ShareThis Page
St. Joseph High School stages Lin-Manuel Miranda’s ‘In the Heights’ | TribLIVE.com
Valley News Dispatch

St. Joseph High School stages Lin-Manuel Miranda’s ‘In the Heights’

Joyce Hanz

St. Joseph High School tackles a “new classic” — “In the Heights.”

Before “Hamilton” swept the musical theater world by storm there was “In the Heights.” Lin-Manuel Miranda wrote the music and lyrics, starring in both. “In the Heights” garnered numerous top industry honors including Best Musical, Choreography, Original Score and Orchestrations at the 2008 Tony Awards.

Anthony Fellowes, 20, returns to direct this year’s production and says he chose “In the Heights” for its message and the current popularity of “Hamilton.” The Harrison school’s show also suits his smaller cast, comprised of 19 St. Joe’s students and seven middle-school students from area schools. The show is set April 4-7, with all performances at the Casino Theater in Vandergrift.

“In the Heights” not only showcases major changes in these character’s lives that resonate with each audience member, but it advocates for change in human empathy,” Fellows says. “This is a community from all backgrounds and they come together in desperate times to love and lift each other up. I think that is the most important thing to be teaching our kids in today’s world.”

Making his musical theater debut is senior Daniel Fabregas in the lead role of Usnavi De La Vega, owner of a local bodega (corner store). Senior Julia Singleton wraps up her St. Joe’s musical journey as Nina Rosario, a not-so-successful college student returning home.

“It’s non-stop — the energy of the show,” Singleton says. “And the show has a deep message of family and community coming together that I think everyone can relate to. It’s also challenging for the cast because it does require so much energy and hip-hop and rapping isn’t something most people can just naturally do.”

Additional leads for the production are Brody Porter as Benny, Alex Babilon as Vanessa, Julia Ammon as Camila Rosario, Sam Shadle as Kevin Rosario, Olivia Jesse as Daniela, Hannah Laskowski as Carla, Isabella Maritz as Abuela Claudia, Anabel Stickney as Sonny, Olivia DiNatale as Graffiti Pete and Mary-Kate Schratz as Piragua Guy.

Contemporary and energetic, the musical is set in Washington Heights, a diverse upper Manhattan neighborhood of immigrants from Latin America and the Caribbean.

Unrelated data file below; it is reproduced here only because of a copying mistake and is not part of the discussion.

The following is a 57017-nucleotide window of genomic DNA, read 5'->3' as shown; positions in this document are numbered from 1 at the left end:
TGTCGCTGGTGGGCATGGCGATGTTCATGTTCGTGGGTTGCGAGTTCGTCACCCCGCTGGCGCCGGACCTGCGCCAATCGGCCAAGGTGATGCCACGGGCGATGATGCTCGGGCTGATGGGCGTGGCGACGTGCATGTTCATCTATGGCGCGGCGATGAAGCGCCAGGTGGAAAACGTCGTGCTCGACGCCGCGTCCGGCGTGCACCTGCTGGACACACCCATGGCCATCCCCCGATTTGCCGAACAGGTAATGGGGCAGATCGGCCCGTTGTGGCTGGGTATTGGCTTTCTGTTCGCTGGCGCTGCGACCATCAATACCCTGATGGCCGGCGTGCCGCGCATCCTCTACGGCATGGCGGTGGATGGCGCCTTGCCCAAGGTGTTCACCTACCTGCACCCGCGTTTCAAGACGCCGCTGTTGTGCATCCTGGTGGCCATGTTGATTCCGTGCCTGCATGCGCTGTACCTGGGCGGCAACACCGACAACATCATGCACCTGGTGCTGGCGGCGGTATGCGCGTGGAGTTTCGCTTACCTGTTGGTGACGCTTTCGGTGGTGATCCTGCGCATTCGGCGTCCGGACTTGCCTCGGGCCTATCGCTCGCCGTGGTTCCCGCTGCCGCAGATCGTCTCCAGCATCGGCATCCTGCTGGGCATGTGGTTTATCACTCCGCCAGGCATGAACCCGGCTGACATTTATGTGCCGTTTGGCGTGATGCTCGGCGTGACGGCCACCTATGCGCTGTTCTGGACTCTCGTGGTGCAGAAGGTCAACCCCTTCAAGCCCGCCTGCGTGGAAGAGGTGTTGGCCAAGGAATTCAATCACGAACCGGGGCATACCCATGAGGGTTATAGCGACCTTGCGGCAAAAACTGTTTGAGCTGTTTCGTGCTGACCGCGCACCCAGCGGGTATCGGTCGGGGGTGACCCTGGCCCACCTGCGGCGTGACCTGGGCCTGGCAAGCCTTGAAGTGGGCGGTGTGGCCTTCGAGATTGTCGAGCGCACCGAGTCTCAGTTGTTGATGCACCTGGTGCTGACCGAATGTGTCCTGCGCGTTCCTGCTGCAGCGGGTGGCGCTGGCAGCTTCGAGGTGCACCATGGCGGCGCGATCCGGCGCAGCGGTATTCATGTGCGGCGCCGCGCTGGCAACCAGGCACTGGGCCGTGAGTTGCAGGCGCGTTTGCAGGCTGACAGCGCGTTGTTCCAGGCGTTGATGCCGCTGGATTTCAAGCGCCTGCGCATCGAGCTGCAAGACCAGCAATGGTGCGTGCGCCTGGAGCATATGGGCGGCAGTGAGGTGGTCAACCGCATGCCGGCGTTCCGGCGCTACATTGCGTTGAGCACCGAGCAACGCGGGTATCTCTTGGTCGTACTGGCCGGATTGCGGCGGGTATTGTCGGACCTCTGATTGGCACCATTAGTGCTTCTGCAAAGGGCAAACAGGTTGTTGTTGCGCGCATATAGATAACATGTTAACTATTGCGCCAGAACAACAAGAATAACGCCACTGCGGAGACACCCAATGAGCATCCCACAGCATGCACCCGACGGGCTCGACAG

“The dance numbers are a ton of fun and the choreography was one of the most challenging parts of this show,” Fellowes says.

For Fabregas, learning the musical theater ropes is a departure from his familiar sports world.

“I tried out for the fall cabaret, spent two months rehearsing with this group of people and I really found myself enjoying it,” Fabregas says. “This is different from my traditional path of sports but I’ve made so many friends and close connections that I am thankful for. Theater is 100 percent harder (than sports) it’s not even close. The amount of time you have to spend, because it’s not natural to me like sports is, but this — first year doing a musical — it doesn’t even compare.”

Details: our.show/sjheights

Joyce Hanz is a Tribune-Review contributing writer.

TribLIVE commenting policy

You are solely responsible for your comments and by using TribLive.com you agree to our Terms of Service.

We moderate comments. Our goal is to provide substantive commentary for a general readership. By screening submissions, we provide a space where readers can share intelligent and informed commentary that enhances the quality of our news and information.

While most comments will be posted if they are on-topic and not abusive, moderating decisions are subjective. We will make them as carefully and consistently as we can. Because of the volume of reader comments, we cannot review individual moderation decisions with readers.

We value thoughtful comments representing a range of views that make their point quickly and politely. We make an effort to protect discussions from repeated comments either by the same reader or different readers

We follow the same standards for taste as the daily newspaper. A few things we won't tolerate: personal attacks, obscenity, vulgarity, profanity (including expletives and letters followed by dashes), commercial promotion, impersonations, incoherence, proselytizing and SHOUTING. Don't include URLs to Web sites.

We do not edit comments. They are either approved or deleted. We reserve the right to edit a comment that is quoted or excerpted in an article. In this case, we may fix spelling and punctuation.

We welcome strong opinions and criticism of our work, but we don't want comments to become bogged down with discussions of our policies and we will moderate accordingly.

We appreciate it when readers and people quoted in articles or blog posts point out errors of fact or emphasis and will investigate all assertions. But these suggestions should be sent via e-mail. To avoid distracting other readers, we won't publish comments that suggest a correction. Instead, corrections will be made in a blog post or in an article.